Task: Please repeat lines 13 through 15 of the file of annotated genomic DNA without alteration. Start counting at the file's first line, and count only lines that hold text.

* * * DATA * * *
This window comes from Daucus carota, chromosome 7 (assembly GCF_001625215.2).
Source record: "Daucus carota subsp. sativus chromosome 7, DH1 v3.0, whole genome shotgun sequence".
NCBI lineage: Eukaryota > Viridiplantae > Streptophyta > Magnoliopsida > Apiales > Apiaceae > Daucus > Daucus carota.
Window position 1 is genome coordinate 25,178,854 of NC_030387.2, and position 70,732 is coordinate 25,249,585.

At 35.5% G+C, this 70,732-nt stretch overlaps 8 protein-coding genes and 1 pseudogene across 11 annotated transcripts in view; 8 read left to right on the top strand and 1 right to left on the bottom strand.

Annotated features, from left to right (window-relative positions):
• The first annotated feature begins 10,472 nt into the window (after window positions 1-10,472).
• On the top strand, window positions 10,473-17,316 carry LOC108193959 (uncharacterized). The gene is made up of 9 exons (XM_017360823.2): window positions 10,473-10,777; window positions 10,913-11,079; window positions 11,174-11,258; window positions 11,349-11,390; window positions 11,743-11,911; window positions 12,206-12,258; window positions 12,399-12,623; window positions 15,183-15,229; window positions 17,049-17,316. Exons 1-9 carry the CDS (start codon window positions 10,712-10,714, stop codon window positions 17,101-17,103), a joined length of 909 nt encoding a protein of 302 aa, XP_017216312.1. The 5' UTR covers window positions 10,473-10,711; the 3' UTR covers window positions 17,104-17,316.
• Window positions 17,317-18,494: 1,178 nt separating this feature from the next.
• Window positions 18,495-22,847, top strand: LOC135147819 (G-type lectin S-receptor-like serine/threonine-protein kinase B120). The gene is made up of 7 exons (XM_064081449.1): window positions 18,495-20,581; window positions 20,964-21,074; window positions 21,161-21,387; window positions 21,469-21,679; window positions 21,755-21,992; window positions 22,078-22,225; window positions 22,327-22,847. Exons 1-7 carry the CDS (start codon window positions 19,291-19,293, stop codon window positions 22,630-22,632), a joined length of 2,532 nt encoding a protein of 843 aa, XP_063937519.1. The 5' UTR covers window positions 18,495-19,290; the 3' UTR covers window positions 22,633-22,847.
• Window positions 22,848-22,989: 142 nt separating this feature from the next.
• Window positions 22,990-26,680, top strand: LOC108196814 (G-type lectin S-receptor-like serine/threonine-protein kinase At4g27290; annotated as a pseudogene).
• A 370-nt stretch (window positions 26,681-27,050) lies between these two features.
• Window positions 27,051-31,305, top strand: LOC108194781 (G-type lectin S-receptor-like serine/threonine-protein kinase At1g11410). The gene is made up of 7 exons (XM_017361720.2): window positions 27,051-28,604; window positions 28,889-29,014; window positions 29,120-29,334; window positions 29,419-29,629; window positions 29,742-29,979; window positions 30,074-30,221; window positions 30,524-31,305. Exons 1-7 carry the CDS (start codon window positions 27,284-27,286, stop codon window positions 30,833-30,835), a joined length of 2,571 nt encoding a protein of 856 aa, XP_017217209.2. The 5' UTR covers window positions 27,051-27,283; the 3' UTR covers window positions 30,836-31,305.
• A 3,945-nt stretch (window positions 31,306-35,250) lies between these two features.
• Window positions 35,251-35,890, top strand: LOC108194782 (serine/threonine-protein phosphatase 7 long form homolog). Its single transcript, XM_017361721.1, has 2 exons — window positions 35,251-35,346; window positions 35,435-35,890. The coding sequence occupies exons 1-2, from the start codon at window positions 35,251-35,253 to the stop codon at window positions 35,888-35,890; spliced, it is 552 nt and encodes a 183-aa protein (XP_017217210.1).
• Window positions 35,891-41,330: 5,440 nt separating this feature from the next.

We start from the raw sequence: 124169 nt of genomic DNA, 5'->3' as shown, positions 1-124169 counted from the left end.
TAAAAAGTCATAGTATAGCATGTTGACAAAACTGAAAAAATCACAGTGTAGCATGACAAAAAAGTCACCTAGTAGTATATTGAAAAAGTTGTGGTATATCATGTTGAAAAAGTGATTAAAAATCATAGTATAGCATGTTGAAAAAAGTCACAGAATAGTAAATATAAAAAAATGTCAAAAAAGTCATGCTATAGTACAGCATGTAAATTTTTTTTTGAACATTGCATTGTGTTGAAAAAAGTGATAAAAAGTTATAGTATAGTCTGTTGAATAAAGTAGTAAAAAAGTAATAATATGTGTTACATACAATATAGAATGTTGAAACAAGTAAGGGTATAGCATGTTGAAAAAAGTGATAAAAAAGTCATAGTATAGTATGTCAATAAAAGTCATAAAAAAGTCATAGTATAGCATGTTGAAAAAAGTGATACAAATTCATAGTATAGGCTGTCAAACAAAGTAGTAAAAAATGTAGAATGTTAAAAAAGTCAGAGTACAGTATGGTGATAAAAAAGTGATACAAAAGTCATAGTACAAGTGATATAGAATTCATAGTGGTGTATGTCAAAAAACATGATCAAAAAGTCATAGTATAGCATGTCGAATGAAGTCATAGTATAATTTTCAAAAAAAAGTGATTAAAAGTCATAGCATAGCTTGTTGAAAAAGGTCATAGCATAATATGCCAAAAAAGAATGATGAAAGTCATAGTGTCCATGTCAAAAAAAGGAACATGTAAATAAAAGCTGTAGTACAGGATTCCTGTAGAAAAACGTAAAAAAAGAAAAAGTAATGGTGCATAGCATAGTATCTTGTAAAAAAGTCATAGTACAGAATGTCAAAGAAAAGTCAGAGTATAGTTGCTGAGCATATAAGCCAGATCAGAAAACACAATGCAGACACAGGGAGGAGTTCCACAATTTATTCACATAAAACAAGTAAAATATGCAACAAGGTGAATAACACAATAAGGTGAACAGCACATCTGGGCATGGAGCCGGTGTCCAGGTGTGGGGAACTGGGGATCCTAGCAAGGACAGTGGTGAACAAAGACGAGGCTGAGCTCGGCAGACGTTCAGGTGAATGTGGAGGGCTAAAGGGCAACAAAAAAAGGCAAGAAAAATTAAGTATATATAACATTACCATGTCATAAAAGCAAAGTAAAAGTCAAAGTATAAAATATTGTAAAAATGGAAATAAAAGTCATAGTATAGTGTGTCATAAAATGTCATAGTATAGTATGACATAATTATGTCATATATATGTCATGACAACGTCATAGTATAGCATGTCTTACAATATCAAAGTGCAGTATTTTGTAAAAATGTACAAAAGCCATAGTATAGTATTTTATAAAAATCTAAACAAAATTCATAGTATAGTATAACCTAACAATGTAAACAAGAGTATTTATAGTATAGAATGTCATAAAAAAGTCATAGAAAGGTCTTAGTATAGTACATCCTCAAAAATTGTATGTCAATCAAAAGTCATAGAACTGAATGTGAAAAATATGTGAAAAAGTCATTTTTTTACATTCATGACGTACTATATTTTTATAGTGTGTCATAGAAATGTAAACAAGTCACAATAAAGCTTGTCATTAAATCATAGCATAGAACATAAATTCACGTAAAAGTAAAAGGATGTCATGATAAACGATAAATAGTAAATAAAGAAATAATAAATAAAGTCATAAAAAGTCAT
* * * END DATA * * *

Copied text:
• A 370-nt stretch (window positions 26,681-27,050) lies between these two features.
• Window positions 27,051-31,305, top strand: LOC108194781 (G-type lectin S-receptor-like serine/threonine-protein kinase At1g11410). The gene is made up of 7 exons (XM_017361720.2): window positions 27,051-28,604; window positions 28,889-29,014; window positions 29,120-29,334; window positions 29,419-29,629; window positions 29,742-29,979; window positions 30,074-30,221; window positions 30,524-31,305. Exons 1-7 carry the CDS (start codon window positions 27,284-27,286, stop codon window positions 30,833-30,835), a joined length of 2,571 nt encoding a protein of 856 aa, XP_017217209.2. The 5' UTR covers window positions 27,051-27,283; the 3' UTR covers window positions 30,836-31,305.
• A 3,945-nt stretch (window positions 31,306-35,250) lies between these two features.